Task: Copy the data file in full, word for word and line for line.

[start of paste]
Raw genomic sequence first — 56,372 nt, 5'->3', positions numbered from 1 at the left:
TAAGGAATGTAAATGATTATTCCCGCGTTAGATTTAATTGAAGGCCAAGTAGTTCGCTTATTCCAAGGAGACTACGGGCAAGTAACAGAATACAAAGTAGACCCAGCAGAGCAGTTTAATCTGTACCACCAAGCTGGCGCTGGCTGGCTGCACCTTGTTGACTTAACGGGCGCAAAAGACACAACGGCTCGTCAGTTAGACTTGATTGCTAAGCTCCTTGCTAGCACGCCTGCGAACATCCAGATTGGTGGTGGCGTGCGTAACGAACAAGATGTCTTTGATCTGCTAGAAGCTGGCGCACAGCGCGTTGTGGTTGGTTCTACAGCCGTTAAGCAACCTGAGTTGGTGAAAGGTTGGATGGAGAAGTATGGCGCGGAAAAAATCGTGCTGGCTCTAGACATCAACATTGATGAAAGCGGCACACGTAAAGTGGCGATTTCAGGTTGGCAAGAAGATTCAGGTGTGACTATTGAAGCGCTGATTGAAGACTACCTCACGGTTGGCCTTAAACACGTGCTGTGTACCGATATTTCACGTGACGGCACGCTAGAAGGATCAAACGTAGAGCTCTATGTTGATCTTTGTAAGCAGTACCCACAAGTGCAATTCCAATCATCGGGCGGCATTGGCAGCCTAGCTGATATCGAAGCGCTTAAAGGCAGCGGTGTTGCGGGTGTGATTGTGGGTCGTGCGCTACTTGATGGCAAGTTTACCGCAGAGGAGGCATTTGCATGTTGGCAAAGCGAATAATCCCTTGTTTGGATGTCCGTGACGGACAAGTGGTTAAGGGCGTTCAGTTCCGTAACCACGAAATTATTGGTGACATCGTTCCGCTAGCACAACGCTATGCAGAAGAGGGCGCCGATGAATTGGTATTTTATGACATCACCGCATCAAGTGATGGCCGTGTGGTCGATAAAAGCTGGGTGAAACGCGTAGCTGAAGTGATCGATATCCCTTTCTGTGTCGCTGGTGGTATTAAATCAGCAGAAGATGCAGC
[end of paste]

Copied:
Raw genomic sequence first — 56,372 nt, 5'->3', positions numbered from 1 at the left:
TAAGGAATGTAAATGATTATTCCCGCGTTAGATTTAATTGAAGGCCAAGTAGTTCGCTTATTCCAAGGAGACTACGGGCAAGTAACAGAATACAAAGTAGACCCAGCAGAGCAGTTTAATCTGTACCACCAAGCTGGCGCTGGCTGGCTGCACCTTGTTGACTTAACGGGCGCAAAAGACACAACGGCTCGTCAGTTAGACTTGATTGCTAAGCTCCTTGCTAGCACGCCTGCGAACATCCAGATTGGTGGTGGCGTGCGTAACGAACAAGATGTCTTTGATCTGCTAGAAGCTGGCGCACAGCGCGTTGTGGTTGGTTCTACAGCCGTTAAGCAACCTGAGTTGGTGAAAGGTTGGATGGAGAAGTATGGCGCGGAAAAAATCGTGCTGGCTCTAGACATCAACATTGATGAAAGCGGCACACGTAAAGTGGCGATTTCAGGTTGGCAAGAAGATTCAGGTGTGACTATTGAAGCGCTGATTGAAGACTACCTCACGGTTGGCCTTAAACACGTGCTGTGTACCGATATTTCACGTGACGGCACGCTAGAAGGATCAAACGTAGAGCTCTATGTTGATCTTTGTAAGCAGTACCCACAAGTGCAATTCCAATCATCGGGCGGCATTGGCAGCCTAGCTGATATCGAAGCGCTTAAAGGCAGCGGTGTTGCGGGTGTGATTGTGGGTCGTGCGCTACTTGATGGCAAGTTTACCGCAGAGGAGGCATTTGCATGTTGGCAAAGCGAATAATCCCTTGTTTGGATGTCCGTGACGGACAAGTGGTTAAGGGCGTTCAGTTCCGTAACCACGAAATTATTGGTGACATCGTTCCGCTAGCACAACGCTATGCAGAAGAGGGCGCCGATGAATTGGTATTTTATGACATCACCGCATCAAGTGATGGCCGTGTGGTCGATAAAAGCTGGGTGAAACGCGTAGCTGAAGTGATCGATATCCCTTTCTGTGTCGCTGGTGGTATTAAATCAGCAGAAGATGCAGC